The Central government recently notified that India will leapfrog from the Bharat Stage (BS) IV emission norms that are now in force, to the BS VI norms from 1st April 2020.
Introduced in the year 2000, the Bharat norms are emission control standards put in place by the government to keep a check on air pollution.
Based on the European regulations (Euro norms), these standards set specifications/limits for the release of air pollutants from equipment using internal combustion engines, including vehicles.
Typically, the higher the stage, the more stringent the norms become.
While BS IV-compliant fuel currently in use has 50 parts per million (ppm) of sulphur, BS VI stipulates a low 10 ppm. Besides, under BS VI, particulate matter emission for diesel cars and nitrogen oxide levels are expected to be substantially lower than in BS IV.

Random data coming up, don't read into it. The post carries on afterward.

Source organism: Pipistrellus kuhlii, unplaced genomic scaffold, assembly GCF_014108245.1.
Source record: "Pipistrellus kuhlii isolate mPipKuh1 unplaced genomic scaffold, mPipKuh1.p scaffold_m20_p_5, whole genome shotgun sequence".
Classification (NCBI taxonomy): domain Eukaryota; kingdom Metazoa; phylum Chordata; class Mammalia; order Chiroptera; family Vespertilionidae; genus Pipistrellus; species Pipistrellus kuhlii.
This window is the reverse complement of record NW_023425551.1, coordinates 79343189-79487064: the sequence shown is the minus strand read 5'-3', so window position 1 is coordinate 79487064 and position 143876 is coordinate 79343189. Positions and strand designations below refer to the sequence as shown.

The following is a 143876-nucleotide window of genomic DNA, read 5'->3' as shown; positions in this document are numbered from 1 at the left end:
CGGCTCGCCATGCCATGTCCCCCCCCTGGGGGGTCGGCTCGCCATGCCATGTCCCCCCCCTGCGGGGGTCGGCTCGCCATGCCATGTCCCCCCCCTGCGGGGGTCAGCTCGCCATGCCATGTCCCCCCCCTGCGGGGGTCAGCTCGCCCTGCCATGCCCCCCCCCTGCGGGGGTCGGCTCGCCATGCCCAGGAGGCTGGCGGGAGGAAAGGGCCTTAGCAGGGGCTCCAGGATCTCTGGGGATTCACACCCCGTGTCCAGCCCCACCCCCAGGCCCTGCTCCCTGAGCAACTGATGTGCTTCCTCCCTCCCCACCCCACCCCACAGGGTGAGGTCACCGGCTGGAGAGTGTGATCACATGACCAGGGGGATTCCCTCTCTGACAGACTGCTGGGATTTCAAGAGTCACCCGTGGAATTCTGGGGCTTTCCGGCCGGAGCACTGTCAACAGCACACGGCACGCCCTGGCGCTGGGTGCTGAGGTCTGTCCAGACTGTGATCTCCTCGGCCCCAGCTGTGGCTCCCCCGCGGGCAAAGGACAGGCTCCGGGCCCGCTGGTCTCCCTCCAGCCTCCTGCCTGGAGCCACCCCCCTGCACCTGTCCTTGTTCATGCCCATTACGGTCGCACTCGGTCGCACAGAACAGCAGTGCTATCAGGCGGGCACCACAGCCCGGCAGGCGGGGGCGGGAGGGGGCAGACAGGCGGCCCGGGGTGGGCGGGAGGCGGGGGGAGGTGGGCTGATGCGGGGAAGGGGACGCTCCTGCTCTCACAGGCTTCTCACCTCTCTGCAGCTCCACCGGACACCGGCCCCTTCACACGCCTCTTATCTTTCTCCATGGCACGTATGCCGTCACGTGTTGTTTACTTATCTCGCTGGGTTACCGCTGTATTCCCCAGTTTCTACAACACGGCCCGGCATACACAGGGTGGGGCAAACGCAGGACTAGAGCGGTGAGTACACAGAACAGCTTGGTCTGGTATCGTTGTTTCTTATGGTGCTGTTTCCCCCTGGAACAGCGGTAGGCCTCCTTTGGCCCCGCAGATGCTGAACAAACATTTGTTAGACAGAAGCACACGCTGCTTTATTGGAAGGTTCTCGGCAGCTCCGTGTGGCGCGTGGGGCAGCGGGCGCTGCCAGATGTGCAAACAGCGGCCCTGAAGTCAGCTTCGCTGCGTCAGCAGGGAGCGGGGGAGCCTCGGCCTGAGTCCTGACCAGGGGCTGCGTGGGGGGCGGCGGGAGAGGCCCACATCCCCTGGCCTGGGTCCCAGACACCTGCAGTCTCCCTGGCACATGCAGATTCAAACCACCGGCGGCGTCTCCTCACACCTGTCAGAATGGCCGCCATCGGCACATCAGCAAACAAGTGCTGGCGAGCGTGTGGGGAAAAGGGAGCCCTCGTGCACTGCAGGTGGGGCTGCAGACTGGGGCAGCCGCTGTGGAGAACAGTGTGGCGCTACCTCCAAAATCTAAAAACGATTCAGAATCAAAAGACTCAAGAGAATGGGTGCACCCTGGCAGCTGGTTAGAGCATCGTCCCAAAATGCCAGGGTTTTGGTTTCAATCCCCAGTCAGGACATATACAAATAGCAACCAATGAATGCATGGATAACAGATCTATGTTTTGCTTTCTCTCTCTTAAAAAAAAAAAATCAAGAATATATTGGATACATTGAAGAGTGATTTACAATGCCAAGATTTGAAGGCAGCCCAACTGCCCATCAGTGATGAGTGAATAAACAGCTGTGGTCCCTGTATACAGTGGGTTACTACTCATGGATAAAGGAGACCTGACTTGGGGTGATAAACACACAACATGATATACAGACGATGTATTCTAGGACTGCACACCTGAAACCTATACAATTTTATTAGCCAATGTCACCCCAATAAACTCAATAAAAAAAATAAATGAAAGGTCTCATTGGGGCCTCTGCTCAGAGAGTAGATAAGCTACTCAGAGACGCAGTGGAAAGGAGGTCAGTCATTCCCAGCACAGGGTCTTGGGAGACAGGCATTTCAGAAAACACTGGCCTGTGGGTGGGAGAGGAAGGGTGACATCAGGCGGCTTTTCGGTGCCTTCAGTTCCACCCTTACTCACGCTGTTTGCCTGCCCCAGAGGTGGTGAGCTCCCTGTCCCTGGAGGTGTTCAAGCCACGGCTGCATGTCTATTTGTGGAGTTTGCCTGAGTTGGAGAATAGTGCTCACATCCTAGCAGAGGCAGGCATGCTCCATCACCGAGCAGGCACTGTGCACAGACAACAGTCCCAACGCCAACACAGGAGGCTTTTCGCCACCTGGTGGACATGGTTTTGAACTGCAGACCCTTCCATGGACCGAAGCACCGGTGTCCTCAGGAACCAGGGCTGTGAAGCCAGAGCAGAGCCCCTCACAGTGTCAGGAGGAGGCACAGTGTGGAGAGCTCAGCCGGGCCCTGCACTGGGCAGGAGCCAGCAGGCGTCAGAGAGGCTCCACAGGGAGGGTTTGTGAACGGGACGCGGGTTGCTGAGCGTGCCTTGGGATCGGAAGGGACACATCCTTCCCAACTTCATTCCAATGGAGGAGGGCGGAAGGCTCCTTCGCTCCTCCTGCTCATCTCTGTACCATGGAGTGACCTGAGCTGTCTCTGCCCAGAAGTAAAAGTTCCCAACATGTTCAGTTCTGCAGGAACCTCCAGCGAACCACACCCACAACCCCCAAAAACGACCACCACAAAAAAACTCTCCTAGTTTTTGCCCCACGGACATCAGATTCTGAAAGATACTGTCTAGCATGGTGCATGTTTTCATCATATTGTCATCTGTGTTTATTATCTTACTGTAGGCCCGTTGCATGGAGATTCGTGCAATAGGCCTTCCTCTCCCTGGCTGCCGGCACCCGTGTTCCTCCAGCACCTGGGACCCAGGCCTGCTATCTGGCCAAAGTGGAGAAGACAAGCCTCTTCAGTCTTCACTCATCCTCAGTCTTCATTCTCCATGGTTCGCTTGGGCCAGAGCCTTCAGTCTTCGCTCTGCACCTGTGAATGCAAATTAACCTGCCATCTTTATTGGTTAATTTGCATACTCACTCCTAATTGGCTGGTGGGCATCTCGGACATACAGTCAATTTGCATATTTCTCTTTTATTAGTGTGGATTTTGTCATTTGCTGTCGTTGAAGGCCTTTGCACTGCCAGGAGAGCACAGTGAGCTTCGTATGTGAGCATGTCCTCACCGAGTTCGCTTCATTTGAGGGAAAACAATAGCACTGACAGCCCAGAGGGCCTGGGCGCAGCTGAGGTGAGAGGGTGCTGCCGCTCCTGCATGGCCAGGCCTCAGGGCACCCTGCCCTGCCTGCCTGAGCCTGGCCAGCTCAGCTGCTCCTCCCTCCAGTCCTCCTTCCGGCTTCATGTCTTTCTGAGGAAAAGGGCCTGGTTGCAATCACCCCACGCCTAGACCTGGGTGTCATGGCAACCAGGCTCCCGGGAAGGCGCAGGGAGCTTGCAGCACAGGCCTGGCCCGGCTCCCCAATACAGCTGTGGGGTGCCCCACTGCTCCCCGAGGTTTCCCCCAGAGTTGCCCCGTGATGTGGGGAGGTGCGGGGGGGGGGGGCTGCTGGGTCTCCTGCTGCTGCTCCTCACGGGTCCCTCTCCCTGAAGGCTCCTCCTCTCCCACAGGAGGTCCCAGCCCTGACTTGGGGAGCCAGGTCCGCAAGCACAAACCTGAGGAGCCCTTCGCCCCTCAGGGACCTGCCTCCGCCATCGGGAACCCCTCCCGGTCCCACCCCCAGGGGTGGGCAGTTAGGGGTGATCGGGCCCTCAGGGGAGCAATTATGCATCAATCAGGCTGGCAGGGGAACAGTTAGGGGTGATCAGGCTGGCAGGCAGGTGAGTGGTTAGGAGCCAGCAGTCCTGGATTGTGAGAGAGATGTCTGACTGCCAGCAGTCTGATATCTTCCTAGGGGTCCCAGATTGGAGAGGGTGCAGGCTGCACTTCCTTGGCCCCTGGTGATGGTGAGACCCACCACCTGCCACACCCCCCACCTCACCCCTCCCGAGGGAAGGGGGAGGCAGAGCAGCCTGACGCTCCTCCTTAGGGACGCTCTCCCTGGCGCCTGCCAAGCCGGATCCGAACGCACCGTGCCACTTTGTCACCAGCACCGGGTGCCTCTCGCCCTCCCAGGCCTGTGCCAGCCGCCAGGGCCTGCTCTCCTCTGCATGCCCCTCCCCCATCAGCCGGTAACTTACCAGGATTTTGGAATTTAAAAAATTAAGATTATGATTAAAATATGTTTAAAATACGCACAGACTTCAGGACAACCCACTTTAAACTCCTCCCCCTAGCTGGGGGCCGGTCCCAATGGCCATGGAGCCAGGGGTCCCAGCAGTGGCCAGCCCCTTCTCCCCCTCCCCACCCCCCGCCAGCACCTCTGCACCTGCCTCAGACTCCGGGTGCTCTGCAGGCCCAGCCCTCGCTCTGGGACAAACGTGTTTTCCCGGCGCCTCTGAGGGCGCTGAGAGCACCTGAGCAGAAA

According to Centre for Science and Environment (CSE), In case of cars, the particulate matter (PM) norm will reduce by 82% and nitrogen oxide (NOx) by 68%; PM and NOx emissions from two-wheelers will reduce by 89% and 76%, respectively; and PM and NOx emissions from trucks and buses will drop by 50% and 89%, respectively.
The Ministry of Road Transport and Highways, through a notification dated September 16, has given the Union Petroleum Ministry four years to make BS-VI fuels available to auto companies.
The government had earlier planned to implement BS-V norms from 2020 and BS-VI norms from 2022.